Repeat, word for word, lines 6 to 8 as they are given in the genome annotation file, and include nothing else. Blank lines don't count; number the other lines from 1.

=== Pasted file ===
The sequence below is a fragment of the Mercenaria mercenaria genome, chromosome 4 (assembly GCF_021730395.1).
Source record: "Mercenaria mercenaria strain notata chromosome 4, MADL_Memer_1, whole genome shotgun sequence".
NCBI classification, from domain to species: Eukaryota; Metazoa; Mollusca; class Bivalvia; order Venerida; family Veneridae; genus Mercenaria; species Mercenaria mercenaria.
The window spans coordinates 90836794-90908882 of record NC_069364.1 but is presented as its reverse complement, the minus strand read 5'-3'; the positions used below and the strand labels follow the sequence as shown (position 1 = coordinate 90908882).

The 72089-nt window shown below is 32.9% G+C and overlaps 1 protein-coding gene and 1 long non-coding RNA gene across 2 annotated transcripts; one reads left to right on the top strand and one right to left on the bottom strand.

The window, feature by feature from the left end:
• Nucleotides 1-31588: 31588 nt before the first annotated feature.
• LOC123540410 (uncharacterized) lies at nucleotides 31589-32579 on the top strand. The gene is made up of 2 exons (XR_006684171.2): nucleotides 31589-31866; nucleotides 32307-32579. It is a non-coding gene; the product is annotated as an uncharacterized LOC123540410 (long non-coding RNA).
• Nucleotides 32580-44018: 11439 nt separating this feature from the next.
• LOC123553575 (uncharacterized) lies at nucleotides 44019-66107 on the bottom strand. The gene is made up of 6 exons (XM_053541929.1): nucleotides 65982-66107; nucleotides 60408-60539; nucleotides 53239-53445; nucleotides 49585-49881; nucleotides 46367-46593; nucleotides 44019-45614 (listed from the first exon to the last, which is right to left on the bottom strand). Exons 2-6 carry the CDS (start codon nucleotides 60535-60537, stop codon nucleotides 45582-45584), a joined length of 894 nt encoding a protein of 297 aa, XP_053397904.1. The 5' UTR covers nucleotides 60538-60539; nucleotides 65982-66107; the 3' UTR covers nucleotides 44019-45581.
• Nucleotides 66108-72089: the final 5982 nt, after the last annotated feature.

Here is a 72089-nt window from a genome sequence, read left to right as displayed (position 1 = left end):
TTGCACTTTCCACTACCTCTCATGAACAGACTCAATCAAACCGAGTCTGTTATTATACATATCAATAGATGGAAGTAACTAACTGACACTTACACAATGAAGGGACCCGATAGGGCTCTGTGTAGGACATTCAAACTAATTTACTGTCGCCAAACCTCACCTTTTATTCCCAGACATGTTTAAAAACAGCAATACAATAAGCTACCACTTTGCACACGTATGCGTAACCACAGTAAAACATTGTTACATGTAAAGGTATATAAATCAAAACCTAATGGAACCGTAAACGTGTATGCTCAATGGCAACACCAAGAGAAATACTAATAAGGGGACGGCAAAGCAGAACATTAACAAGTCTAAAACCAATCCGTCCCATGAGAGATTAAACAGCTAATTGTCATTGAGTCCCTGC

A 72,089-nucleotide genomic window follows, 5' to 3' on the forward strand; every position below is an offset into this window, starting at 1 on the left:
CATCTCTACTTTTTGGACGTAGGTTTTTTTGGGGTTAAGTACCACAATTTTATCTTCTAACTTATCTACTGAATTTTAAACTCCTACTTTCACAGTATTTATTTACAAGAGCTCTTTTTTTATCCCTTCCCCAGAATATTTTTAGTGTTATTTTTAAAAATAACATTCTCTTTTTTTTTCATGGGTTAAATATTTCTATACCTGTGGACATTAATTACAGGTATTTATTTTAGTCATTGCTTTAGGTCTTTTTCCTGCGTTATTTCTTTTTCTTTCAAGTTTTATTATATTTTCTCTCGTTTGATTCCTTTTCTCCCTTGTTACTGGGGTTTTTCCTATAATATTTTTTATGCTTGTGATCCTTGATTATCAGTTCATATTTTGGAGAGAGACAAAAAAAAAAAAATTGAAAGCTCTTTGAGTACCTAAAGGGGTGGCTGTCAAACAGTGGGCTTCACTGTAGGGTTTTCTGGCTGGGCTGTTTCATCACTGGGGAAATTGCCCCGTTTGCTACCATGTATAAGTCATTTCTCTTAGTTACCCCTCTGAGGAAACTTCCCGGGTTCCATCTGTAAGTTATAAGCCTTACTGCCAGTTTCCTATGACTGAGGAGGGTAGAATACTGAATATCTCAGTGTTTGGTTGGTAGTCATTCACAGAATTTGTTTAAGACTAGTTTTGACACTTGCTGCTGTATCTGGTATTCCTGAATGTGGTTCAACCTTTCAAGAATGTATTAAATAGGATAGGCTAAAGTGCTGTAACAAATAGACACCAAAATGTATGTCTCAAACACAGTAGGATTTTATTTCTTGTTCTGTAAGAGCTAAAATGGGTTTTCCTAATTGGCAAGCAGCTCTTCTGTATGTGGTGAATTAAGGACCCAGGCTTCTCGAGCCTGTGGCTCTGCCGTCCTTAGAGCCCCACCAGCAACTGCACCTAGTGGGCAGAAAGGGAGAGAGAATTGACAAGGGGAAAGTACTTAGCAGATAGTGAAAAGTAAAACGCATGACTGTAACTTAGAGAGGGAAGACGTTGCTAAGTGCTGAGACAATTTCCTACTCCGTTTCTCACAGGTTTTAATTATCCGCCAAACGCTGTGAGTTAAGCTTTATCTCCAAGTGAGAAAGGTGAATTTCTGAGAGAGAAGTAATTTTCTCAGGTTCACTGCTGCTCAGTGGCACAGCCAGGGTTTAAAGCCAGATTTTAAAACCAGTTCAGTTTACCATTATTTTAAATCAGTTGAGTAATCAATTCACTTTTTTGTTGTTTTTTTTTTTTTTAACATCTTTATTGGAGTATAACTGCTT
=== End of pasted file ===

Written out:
The window, feature by feature from the left end:
• Nucleotides 1-31588: 31588 nt before the first annotated feature.
• LOC123540410 (uncharacterized) lies at nucleotides 31589-32579 on the top strand. The gene is made up of 2 exons (XR_006684171.2): nucleotides 31589-31866; nucleotides 32307-32579. It is a non-coding gene; the product is annotated as an uncharacterized LOC123540410 (long non-coding RNA).